The state of Nebraska made the decision more than a decade ago to move away from institutional care for mental and behavioral health services in favor of local programs.
The plan was to close state-run regional centers and shift that money to community-based services addressing the same needs.
However, the second part of that equation has failed to materialize in many parts of the state.
“We were able to save money by closing the regional centers and we didn’t make the necessary commitment on the other end,” said Sen. Paul Schumacher.
That has led to a “real deficiency” in mental health services and workers in Nebraska, the Columbus senator said, particularly in rural areas where it’s hard to recruit and retain trained professionals.
“There’s a real lack of facilities in outstate Nebraska,” Schumacher said.
And that’s created some serious problems.
Those in need of short- and long-term in-patient care for mental health issues can linger on waiting lists for months before a spot becomes available.
“There’s not enough resources for the number of people who need them,” said Deputy Platte County Attorney Elizabeth Lay. “The wait times are indicative of that.”
In cases where emergency protective custody is needed to prevent people from harming themselves or others, Lay said the county can usually find an open bed for them at hospitals in Norfolk, Kearney or Hastings.
However, this can be a time-consuming process for the county attorney’s office and law enforcement personnel, who must line up a spot for the patient and provide transportation.
Schumacher said law enforcement officers are treated as the first line of defense in the mental health crisis, but the onus shouldn’t be on them to solve the problem.
That’s where the community-based services were supposed to surface to address these issues.
“It is not a good system,” Schumacher said. “To fix the system costs money, and we don’t have money. In fact, we’d like a tax cut.”
Schumacher, who served as Platte County attorney for eight years in the late 1970s and '80s, has introduced bills targeting the state’s shortage of mental health services and listened to testimony in the Legislature from law enforcement, county attorneys and others willing to voice their concerns.
State lawmakers have recognized the problems with the mental health system for years, he said, but little has been done to improve it because the Legislature isn’t willing to find the funding.
“We may say it’s a priority, but that doesn’t mean it’s a priority,” Schumacher said.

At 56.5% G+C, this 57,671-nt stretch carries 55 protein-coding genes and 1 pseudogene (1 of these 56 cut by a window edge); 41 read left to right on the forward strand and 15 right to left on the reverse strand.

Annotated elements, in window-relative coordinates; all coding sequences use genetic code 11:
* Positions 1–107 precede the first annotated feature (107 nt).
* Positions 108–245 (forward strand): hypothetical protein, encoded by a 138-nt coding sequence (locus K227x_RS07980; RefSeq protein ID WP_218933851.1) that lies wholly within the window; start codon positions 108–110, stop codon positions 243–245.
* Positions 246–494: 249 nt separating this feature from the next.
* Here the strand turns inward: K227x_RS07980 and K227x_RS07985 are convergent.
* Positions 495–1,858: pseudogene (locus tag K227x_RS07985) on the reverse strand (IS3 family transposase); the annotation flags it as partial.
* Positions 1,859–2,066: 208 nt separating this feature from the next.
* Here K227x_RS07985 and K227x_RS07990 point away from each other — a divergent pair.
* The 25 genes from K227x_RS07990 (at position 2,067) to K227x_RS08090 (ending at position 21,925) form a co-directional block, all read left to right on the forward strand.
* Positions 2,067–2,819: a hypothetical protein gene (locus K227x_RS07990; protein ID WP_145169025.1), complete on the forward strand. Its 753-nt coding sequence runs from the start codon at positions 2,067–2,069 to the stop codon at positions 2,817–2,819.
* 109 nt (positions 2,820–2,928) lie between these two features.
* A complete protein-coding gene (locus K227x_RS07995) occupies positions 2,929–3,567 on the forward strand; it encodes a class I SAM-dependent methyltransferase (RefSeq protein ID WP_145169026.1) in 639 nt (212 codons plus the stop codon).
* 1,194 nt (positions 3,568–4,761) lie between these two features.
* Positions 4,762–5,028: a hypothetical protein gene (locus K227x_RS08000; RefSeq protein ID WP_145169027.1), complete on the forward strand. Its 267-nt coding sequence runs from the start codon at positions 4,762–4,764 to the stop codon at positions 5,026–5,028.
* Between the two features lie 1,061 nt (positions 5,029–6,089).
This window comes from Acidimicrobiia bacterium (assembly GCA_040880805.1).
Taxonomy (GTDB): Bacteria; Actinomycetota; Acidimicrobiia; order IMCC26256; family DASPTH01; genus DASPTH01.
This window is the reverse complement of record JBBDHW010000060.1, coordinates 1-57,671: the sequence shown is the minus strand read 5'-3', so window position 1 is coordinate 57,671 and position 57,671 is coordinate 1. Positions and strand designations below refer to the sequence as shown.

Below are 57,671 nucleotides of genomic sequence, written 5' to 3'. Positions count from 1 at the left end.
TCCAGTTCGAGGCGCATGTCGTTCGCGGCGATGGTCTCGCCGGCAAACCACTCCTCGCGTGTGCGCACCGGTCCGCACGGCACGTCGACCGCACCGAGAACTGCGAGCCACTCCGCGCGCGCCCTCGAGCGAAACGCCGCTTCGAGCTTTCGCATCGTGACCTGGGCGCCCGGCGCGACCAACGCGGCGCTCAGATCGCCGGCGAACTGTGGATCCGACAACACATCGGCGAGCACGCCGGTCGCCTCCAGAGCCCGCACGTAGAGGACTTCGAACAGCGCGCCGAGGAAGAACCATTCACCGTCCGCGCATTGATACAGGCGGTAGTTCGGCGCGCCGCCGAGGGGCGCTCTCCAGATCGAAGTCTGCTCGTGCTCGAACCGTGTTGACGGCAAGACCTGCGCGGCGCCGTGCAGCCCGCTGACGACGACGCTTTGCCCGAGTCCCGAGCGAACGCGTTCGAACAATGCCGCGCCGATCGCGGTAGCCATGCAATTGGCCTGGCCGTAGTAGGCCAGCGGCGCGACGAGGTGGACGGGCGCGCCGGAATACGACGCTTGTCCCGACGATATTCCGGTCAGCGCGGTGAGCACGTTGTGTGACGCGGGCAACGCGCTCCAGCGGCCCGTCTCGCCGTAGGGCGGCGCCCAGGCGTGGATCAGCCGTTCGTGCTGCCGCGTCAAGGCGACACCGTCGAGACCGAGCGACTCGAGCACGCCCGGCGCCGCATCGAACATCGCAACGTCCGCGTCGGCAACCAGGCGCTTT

That’s exactly what Sen. John Stinner, chairman of the budget-writing Appropriations Committee, is saying.
“Mental health has gotten more and more emphasis and traction within the Legislature. It certainly has come out as a priority for us,” the Gering senator said.
Stinner acknowledged that better services are needed, especially in rural Nebraska, to avoid “adverse, long-term” problems, but noted that there’s no funding available to make this happen.
“When you don’t have money, it’s hard to add to a program,” he said, referencing a projected $195 million revenue shortfall for the state’s 2017-19 budget.
“There’s a lot of areas we need to take a look at when revenue comes back,” said Stinner, adding that mental health services will remain “on the radar.”
Lay, who has made several trips to Lincoln to lobby for better mental health services and provide a voice for this vulnerable population, said simply talking about the issue doesn’t cut it at this point.
“I believe that actions speak louder than words,” she said. “If we’re not funding it, then it’s not a priority.”
He said it’s easy for senators to get elected on a platform of reduced spending and tax cuts, but that’s not going to solve the mental health issue.
The Columbus senator also believes there’s a tradeoff when it comes to investing in these services.
With a lack of resources available, Schumacher said many mentally ill people end up in prisons or the state-run Lincoln Regional Center instead of receiving the treatment they need.
“That’s the place where you park people when you have nowhere else to park them,” he said.
This has contributed to overcrowding issues in state prisons and rising costs in the criminal justice system, he contends.
And when mentally ill people don’t get the rehabilitation services they need upon release, “around and around they go,” Schumacher said.
“We’ve got ourselves in a Catch-22 on some of this,” he said.
Lay believes the state needs to rethink the mental health system as a whole, putting an emphasis on individual care instead of an all-encompassing model.
“To say that we’re going to come up with one model that fits everybody is ludicrous,” she said. “That tunnel vision is what got us into this mess.”
Her vision involves a step-down system that allows people to transition from the Lincoln Regional Center or other in-patient facilities to outpatient care followed by local support services.
She loses an ally in Lincoln when Schumacher leaves the Legislature because of term limits following the 2018 session, but said other senators have shown a willingness to help with this fight.
“It’s going to take more than one voice to make change in this particular instance,” Lay said.